It is this economic stability, as well as the political stability of the country, that Mr. Dabbas was keen to promote in order to further secure UK trade and investment.
“The kingdom continues to be a good destination for international investors,” he said, citing the country’s cautious reform program and its free market-oriented economy and private sector-led approach.
“The government’s economic team continues to focus on economic and fiscal policy settings that boost the competitiveness of the national economy, making Jordan a more attractive investment destination for regional and global businesses, and achieving the best possible balance to achieve better living standards for citizens and fight against poverty,” he added.
Mr. Dabbas said that Jordan is also a solid investment destination due to its geographical location, positioned between Europe, Africa and Asia, which makes it “an ideal gateway to the Mena region and beyond”.
He cited the “historic trade deal” signed with the United States in 2001 as proof of the need for a tougher trade deal with the United Kingdom, which boosted the country’s trade to 1.8 billion dollars. dollars currently compared to 100 million dollars the year the pact was signed.
Business owners at the event pointed to some of the bureaucratic challenges they faced in setting up and investing in Jordan, but Ms Symons said the two nations ‘shouldn’t be too depressed’ by the progress made so far.
The UK and Jordan already have specific trade agreements on education, aviation, retail, biometrics and technology, Ms Symons said, adding that now may be the time to consider other specific trade agreements.
“We only signed the Association Agreement in November 2019, then it was confirmed by decree in 2021 in Jordan and pretty much that whole period was dominated by Covid,” Ms Symons said.
“We now have to crack and we hope that the Covid will completely disappear. Even if it’s not, we know we can control it. Now is the time for us to really get out there…and make solid deals in specific areas for the prosperity of both our countries.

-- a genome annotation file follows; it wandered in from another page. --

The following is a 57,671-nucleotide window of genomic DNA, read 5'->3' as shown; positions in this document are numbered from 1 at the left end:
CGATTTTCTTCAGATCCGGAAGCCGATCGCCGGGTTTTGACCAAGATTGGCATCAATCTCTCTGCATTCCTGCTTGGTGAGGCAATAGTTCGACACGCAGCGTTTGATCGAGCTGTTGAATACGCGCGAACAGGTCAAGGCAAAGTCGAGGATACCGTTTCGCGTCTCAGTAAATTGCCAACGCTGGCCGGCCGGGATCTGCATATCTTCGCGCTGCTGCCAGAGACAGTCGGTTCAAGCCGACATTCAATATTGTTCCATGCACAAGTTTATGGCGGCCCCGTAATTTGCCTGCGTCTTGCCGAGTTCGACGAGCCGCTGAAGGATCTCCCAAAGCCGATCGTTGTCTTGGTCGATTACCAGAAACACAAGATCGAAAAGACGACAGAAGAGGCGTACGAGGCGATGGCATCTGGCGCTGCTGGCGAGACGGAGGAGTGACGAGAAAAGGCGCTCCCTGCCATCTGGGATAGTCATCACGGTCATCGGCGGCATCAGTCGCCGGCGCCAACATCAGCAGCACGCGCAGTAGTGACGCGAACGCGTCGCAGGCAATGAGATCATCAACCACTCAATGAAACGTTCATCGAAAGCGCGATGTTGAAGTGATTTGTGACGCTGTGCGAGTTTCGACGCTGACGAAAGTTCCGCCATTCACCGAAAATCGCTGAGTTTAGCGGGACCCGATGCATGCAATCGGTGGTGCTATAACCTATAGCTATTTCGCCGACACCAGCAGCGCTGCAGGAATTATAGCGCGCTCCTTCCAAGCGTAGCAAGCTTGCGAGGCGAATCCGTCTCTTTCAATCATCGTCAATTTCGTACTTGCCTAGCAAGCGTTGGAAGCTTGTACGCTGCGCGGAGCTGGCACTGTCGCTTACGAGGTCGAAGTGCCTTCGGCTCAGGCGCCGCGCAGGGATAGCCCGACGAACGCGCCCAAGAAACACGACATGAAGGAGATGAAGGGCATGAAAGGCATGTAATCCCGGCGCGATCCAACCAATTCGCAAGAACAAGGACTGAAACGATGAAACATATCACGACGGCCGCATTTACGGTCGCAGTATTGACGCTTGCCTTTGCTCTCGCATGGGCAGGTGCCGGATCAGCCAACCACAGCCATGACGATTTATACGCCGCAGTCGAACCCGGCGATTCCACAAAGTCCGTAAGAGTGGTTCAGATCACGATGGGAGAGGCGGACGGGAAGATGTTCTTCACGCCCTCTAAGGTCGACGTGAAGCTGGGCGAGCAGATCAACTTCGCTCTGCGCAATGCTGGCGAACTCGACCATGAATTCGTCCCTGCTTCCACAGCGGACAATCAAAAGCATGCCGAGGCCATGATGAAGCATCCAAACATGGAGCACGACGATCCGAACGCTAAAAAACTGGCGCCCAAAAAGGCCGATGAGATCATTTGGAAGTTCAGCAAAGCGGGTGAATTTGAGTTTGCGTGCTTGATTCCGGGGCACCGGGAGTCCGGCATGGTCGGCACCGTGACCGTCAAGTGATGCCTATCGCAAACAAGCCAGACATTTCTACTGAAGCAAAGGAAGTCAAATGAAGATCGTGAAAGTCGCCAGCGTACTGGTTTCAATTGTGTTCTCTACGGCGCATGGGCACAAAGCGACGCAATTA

For British companies looking to invest in Jordan, Mr Dabbas pointed out that manufacturing and ICT are two key areas ripe for new capital.
With 5,600 ICT graduates each year in the country, it offers potential investors “a pool of educated young people at an affordable cost”, he said, from which large companies such as Cisco, Microsoft and Expedia are already benefiting. .
Another area Mr. Dabbas was keen to highlight was the manufacturing sector, as well as opportunities in the country’s booming health and tourism sectors, and in clean energy as the government partners with the private sector. to overcome shortages of oil and gas reserves.
Mr Dabbas stressed that more work needs to be done to increase the flow of goods from Jordan to the UK.
“We are exporting and we have trade agreements between some of the Jordan growers and Tesco, Waitrose and Sainsbury’s, but we need to export more and increase that quota,” he said.
“Sometimes officials say they want to protect the UK market, but Jordan is a small market; it does not threaten the UK market by increasing our share of exports by 30 or 40%. The UK can absorb much more than that.
Updated: January 26, 2022, 9:15 a.m.